There are several measures by which roofers will be measured and some are more obvious than others. In fact, there are some defects that can occur when shingles are being installed that are so obvious, that even non professionals can easily spot them. We’ll discuss these shortly. There are proper ways to install shingles and most people do not know it all starts with the length and positioning of nails when completing a roofing job.
The length of the nail matters
Depending on the type of weather that can typically be expected in the location of the building where the roof is being installed, a roofer will consider the length of the nails used to attach the shingles to the sheathing. In fact, there are some less than honest roofers that will purposely use shorter nails because the local building code may allow them to and because these nails are more likely to fail the roof in the event of a strong storm. This means that the owner of the house or building where the shingles are being applied will be more likely to call that roofer for repair work. While this is not one hundred percent the case in all roofing installations, this shady practice can work in the advantage of the roofer that is looking to capitalize on their clients and poor weather.
If ½” sheathing is used, you typically want to make sure that 1 and ¼ “ nails are used to ensure that they fully penetrate the shingles and sheathing below, otherwise only the tip of the nail, if anything, will show. This means that the shingles may be more likely to bend or curl or even detach from the sheathing all together in a strong wind.
Roofers also know that most home inspectors will not walk along the roof or thoroughly inspect the attic. The reason a good inspector would want to look in the attic when it comes to verifying the quality of the roof install on the house is to look for those penetrating nails in the sheathing that is the ceiling in the attic. It’s the easiest way to quickly tell whether the correct length of nail was used when that roof was installed.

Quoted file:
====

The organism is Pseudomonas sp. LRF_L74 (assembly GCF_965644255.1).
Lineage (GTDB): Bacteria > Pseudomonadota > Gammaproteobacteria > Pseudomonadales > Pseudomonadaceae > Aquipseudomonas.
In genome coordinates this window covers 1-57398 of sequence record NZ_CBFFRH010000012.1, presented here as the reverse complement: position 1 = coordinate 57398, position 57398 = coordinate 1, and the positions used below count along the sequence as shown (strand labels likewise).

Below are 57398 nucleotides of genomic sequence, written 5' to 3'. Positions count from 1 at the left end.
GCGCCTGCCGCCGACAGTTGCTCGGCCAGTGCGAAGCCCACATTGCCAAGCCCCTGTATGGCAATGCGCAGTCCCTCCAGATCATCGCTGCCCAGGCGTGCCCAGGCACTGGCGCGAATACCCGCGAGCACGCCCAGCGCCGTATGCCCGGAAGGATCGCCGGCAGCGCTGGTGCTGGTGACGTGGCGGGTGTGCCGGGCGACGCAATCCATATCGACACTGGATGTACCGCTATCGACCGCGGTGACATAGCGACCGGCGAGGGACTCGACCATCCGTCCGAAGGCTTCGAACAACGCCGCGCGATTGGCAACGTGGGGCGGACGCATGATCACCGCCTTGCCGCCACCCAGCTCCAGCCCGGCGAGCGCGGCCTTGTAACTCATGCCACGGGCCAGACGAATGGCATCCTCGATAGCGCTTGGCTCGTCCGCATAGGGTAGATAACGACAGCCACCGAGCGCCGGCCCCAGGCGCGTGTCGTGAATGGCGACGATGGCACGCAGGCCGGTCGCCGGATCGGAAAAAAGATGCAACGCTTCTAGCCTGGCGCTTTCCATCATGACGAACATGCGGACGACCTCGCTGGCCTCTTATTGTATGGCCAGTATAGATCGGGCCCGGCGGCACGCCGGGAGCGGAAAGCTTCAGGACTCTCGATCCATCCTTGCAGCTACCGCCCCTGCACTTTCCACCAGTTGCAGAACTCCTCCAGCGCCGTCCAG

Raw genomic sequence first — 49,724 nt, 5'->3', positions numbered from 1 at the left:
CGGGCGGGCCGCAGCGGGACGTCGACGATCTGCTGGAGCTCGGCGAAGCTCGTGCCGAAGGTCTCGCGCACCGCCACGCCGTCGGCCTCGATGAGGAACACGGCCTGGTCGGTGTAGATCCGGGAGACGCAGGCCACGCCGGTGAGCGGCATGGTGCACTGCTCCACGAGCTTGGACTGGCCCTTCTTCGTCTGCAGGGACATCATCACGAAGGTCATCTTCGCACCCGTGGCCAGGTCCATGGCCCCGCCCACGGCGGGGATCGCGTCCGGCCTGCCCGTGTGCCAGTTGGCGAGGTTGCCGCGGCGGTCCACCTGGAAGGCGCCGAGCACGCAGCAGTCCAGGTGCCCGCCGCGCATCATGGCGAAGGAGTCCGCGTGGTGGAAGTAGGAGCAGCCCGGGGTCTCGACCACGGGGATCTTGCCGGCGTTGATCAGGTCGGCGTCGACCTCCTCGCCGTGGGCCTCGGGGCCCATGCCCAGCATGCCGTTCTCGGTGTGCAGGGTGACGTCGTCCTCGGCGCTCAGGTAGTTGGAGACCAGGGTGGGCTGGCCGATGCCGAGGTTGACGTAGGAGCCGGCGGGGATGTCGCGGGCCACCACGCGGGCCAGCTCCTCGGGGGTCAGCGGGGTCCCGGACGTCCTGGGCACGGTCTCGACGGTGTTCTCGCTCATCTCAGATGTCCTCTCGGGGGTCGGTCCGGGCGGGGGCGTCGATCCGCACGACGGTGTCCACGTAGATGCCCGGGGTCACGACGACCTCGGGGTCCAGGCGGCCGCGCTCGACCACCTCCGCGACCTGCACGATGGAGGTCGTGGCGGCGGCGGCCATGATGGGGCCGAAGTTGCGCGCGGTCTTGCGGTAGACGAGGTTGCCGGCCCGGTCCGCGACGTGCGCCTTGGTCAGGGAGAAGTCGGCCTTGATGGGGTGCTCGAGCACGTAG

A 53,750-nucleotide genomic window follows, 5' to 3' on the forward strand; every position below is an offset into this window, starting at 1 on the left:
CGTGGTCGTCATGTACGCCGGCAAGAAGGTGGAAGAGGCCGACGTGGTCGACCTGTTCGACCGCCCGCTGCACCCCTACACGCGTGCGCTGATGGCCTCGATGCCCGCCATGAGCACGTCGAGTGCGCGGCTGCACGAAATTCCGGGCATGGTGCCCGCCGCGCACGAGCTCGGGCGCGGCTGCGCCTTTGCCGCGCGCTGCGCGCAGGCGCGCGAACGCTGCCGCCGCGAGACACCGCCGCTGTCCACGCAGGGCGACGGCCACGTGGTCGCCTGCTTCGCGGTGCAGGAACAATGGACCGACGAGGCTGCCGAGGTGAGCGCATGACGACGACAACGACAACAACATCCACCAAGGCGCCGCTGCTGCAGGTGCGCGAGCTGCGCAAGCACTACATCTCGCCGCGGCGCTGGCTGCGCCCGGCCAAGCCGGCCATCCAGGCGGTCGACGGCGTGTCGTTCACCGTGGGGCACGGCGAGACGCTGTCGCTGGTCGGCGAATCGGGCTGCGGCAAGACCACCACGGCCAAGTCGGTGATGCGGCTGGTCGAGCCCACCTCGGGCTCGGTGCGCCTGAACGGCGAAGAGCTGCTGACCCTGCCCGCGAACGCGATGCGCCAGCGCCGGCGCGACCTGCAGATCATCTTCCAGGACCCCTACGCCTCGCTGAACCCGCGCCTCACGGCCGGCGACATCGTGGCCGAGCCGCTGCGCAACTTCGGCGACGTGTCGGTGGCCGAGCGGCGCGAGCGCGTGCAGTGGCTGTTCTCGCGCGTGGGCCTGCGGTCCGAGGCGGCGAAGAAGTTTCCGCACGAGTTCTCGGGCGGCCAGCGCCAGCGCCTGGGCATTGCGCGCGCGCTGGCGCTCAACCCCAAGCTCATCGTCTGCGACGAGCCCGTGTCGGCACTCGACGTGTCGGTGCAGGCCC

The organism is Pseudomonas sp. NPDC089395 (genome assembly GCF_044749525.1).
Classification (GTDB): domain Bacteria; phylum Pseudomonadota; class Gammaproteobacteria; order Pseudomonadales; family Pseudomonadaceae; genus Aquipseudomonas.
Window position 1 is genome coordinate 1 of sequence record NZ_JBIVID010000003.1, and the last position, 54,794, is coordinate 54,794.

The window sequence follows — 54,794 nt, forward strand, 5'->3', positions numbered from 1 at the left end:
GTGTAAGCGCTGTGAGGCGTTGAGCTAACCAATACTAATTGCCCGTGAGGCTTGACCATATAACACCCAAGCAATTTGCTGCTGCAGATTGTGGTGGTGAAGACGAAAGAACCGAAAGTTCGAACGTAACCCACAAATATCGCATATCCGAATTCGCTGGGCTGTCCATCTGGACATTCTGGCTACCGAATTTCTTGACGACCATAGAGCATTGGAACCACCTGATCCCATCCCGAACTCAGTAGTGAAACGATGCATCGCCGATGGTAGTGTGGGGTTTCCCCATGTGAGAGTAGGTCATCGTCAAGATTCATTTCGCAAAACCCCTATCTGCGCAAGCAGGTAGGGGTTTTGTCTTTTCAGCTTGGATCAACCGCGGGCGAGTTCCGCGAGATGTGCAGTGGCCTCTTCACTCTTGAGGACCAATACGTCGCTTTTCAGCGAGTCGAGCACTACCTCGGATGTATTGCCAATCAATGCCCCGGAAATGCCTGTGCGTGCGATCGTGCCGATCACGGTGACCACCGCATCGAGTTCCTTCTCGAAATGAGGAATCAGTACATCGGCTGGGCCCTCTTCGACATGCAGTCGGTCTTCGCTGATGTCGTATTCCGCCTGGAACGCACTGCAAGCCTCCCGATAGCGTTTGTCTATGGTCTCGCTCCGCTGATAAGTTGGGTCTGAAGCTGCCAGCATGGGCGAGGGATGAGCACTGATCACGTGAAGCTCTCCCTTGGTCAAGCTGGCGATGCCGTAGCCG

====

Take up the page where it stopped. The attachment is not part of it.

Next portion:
Positioning matters too
Most roofing contractors will know better than to allow shoddy nail positioning and will usually fix this issue if they notice one of their employees not positioning the nails correctly. This is because even non professionals know that the heads of nails should not be seen simply by looking at the roof. If you can see the nails, you know that the roofer didn’t install the shingles properly.
First, the head of the nail should be overlapped by the shingle above it, covering it from the elements and making it not visible unless the shingle above is peeled back to expose it. Second, there is a narrow band on each shingle where the nail should be driven to ensure that it catches not only the shingle being installed, but also the top of the one below it.
Watch for these and other common roofing installation mistakes
As we’ve seen, the nail that is used as well as its positioning is important to a good and proper install of new shingles. Having said this, there are still other mistakes to consider and watch for as well:
1. As discussed, improper nail length and positioning
2. Overdriven or underdriven nails
3. Misused vent types and mixed ventilation
4. Misused or forgotten underlayments
5. Re-using (or not using) flashings
6. Improper install or missing drop edge
7. Installing new shingles on old or rotted boards
While these are some great examples of items to look for to ensure a proper roof install, they’re only a few of the things you should watch for. Each and every one can affect the quality of the installation itself, and if not properly installed (or simply not installed) from the beginning could lead to issues with the roof down the road that the homeowner will end up having to pay for.
A reputable roofing company will not only allow, but welcome a homeowner to inspect their work during and after the install, explaining each step and giving honest answers as to why they’re recommending what they recommend. They will also ask for your input on several steps to make sure that you’re completely satisfied with the work that is done at the end of the job. Be weary of a contractor that shy’s away from this type of interaction and question what they’re using to install your roof. It’s an investment that you want to ensure is properly installed from the beginning so you get the maximum life out of it.